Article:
Oct. 12, 2023: Why investors should take note of the music business
David Schulhoff has grown up in the music industry. A born-and-bred New Yorker, he happened upon the business out of his passion for music. He talked with Crain Currency about his professional journey and how it led him to his latest venture, MUSQ LLC.
Let’s start with your background. You and the music business — how did that happen?
I always wanted to be in the music business. I loved hip-hop and R&B growing up in New York City. I went to tons of shows and fell in love with the music business at a young age. After graduating from Georgetown, I met a producer named Jimmy Lovine, who offered me a job at his new company, Interscope Records. I started learning about the industry working with artists and producers. I later worked at Disney for seven years overseeing music for Miramax and Dimension Films.
I subsequently started my first music publishing company. Evergreen Copyrights, which consolidated 26 music publishing companies and which I sold to KKR — it later became BMG Rights Management. Most recently, I was president of music publishing at Live One, a public company that owns Slacker Radio and Podcast One.
Over my career, I have been an investor, owner, operator and executive across many segments of the music industry, including record labels, music publishing companies, distribution companies, streaming services, and live music and ticketing businesses.
Why would family offices even consider investing in music? What’s the scope of the industry?
The music industry has become an attractive industry for investors to gain exposure in. According to a recent Goldman Sachs report, Music in the Air, the global music industry is expected to more than double to about $151.4 billion by 2030. The industry’s growth is attributable to the rise of paid streaming services (Spotify, Apple), the growth of content and distribution companies (Universal, Warner Music), and live music performances are shattering pre-pandemic levels and are expected to continue growing (Live Nation).
The music industry is also on the cusp of another major structural change, given the persistent undermonetization of music content, outdated streaming royalty payout structures and the deployment of generative AI, according to Goldman Sachs.
JPMorgan has also called music the best content story in the history of the media industry.
Talk to me about music catalogs. Family offices often have an interest in owning such things, but is it a good investment long term?
The acquisition of music publishing catalogs is quite popular today with investors. They provide steady cash flow returns, assuming the catalog acquired had a decent earnings history. In the last several years, we have seen multiples for these catalogs grow quite substantially. Bruce Springsteen, Bob Dylan, Neil Young, Stevie Nicks, Genesis, Justin Timberlake, Paul Simon and just recently Katy Perry have all sold their catalogs for record multiples. I think investors have become quite confident in the future growth of streaming and have factored these projections into their cash flow valuations. Whether or not they are good investments in the long term will be determined by the borrowing costs of financing those acquisitions and whether they are able to improve the cash flows through marketing and better administration. Whether they overpaid for those deals has yet to be determined.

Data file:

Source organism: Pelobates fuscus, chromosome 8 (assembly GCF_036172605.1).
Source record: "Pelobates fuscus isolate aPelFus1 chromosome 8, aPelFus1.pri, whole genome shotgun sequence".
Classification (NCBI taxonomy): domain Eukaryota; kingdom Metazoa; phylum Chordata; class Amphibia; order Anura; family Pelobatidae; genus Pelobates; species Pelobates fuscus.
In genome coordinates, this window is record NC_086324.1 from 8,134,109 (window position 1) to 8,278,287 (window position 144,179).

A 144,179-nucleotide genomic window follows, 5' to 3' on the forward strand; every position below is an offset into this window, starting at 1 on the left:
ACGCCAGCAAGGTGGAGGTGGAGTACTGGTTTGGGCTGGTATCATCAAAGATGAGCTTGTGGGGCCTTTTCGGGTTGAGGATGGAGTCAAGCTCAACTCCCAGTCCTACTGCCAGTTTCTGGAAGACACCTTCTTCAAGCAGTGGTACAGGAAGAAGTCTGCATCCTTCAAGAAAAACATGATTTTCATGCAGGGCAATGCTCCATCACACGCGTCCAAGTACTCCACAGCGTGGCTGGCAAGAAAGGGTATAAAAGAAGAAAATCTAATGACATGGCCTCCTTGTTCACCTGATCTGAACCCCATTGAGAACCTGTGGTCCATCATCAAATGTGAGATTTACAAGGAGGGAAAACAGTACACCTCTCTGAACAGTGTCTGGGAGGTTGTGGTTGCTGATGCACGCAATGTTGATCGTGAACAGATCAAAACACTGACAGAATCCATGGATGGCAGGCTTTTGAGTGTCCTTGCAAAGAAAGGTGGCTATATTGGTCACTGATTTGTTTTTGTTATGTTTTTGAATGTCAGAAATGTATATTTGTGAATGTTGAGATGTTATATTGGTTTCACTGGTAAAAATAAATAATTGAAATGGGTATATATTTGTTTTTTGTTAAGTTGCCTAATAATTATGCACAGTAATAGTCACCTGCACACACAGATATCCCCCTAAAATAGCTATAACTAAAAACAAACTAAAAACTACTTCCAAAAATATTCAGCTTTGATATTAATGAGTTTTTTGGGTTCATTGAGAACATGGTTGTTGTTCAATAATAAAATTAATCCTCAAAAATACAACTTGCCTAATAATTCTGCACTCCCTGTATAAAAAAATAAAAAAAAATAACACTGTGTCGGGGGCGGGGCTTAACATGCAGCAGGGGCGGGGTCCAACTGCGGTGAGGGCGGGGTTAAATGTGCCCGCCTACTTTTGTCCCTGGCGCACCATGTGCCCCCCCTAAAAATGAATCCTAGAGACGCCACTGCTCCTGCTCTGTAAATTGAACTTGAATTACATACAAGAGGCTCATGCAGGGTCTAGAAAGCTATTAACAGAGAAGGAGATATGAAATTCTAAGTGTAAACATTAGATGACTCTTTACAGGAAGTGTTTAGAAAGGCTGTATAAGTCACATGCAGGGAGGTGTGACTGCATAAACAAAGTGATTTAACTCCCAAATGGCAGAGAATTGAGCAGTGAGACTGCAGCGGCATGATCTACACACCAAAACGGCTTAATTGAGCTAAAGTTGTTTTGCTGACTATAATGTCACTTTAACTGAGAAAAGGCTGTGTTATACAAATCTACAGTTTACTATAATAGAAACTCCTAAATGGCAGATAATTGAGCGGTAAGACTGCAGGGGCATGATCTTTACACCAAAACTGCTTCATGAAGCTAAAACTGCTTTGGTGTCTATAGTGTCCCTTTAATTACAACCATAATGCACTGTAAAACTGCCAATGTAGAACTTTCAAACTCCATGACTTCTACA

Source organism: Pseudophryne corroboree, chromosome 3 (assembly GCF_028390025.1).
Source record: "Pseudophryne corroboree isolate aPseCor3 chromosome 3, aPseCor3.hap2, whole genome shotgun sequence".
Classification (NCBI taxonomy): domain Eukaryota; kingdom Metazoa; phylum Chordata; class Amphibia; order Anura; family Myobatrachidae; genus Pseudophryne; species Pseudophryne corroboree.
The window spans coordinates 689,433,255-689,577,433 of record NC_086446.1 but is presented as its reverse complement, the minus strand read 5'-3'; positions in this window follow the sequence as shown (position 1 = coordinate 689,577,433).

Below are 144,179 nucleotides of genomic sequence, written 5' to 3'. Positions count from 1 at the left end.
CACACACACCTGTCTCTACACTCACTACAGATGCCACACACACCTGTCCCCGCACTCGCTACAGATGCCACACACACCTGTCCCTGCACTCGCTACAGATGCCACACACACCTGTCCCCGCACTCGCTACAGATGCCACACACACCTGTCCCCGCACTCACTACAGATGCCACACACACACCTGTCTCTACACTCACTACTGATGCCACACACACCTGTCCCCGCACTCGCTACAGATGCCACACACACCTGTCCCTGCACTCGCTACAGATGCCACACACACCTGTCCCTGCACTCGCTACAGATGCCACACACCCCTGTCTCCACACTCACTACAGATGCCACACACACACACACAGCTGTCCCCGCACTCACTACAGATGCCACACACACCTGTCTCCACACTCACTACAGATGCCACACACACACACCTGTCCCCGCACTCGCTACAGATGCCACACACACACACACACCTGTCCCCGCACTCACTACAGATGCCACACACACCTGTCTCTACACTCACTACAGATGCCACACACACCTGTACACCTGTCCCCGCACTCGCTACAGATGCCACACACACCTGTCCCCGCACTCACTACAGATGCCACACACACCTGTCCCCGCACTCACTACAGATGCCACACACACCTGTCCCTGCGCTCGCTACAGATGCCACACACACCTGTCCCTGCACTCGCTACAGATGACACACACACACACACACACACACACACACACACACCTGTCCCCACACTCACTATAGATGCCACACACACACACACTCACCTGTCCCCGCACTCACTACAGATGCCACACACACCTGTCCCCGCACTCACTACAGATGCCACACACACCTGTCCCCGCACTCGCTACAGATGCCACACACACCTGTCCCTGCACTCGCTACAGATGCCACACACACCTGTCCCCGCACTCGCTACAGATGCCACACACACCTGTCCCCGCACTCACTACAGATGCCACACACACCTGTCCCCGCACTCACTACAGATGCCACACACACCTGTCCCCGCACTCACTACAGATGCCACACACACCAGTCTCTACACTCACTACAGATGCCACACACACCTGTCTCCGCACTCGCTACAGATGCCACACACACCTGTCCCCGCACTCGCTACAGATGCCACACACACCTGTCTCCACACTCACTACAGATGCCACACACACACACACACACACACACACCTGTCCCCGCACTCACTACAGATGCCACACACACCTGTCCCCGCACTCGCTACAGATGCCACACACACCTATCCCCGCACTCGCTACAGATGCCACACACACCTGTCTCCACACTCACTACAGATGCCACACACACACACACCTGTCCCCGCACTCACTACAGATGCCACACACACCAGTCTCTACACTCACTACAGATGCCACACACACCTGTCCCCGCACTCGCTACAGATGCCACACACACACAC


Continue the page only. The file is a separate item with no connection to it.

You recently launched the MUSQ ETF. What was your "why" for that?
About one year ago, I thought about starting another music publishing company. I realized there was a lot of competition and capital in the space to acquire music catalogs. I also realized that investors were still investing in limited partnerships at private equity firms like Blackstone, KKR, Apollo, Providence Equity to get exposure to music and their money locked up and illiquid for many years.
I decided that given the number of public companies in the music industry that are available worldwide, there should exist a liquid and portable way for investors to get exposure to streaming, content and distribution, live music and ticketing, equipment and technology, and satellite and radio. I also realized that this would be a great product for the younger generation to enjoy and learn about investing in stocks. And it’s also a great investment opportunity for RIAs and other investors who want exposure to a booming industry like the music industry.
MORE INSIGHTS: How to address the most pressing family office tech and ops-related challenges
By ADRIANA ZALUCKA
Crain Currency is a media partner of MyFOTech’s inaugural conference Nov. 8-9.
How do I compare and choose from all the available solutions out there, each claiming they’re the holy grail? Is it better to go with an integrated platform or a best-of-breed approach? How do I compare apples to apples? How much should I keep in-house vs outsourcing?
These are some of the most common questions I’ve come across in speaking to family office execs whose responsibilities include technology, operations and investments. The landscape of family office technology vendors is crowded, dynamic and confusing, surrounded by a haze of marketing collateral, various accolades and sponsored discussions — but little insight that would help narrow the options for a particular office.
The options and solutions will be different for each family office depending on its structure, mission, existing setup and legacy systems, the needs of the stakeholders (wealth owners/clients, investment and finance teams, beneficiaries, trustees, board members), the types and complexity of investments, available resources, the future vision of the office, etc. This is a highly bespoke area where consultants are often pulled in to help, sometimes after costly lessons have been learned.
It is also where MyFoTech is looking to make a difference by bringing a network of experts and practitioners into a forum where they can cross-pollinate by sharing knowledge and experience and learning from peers. One of our key collaborators is Phil Strassler, founder of the Larry Kraus Family Office Tax & Tech-NEW-Logy Institute, which produces noncommercial learning programs based on feedback from his expert committee and his network of family offices on which solutions they want to learn more about.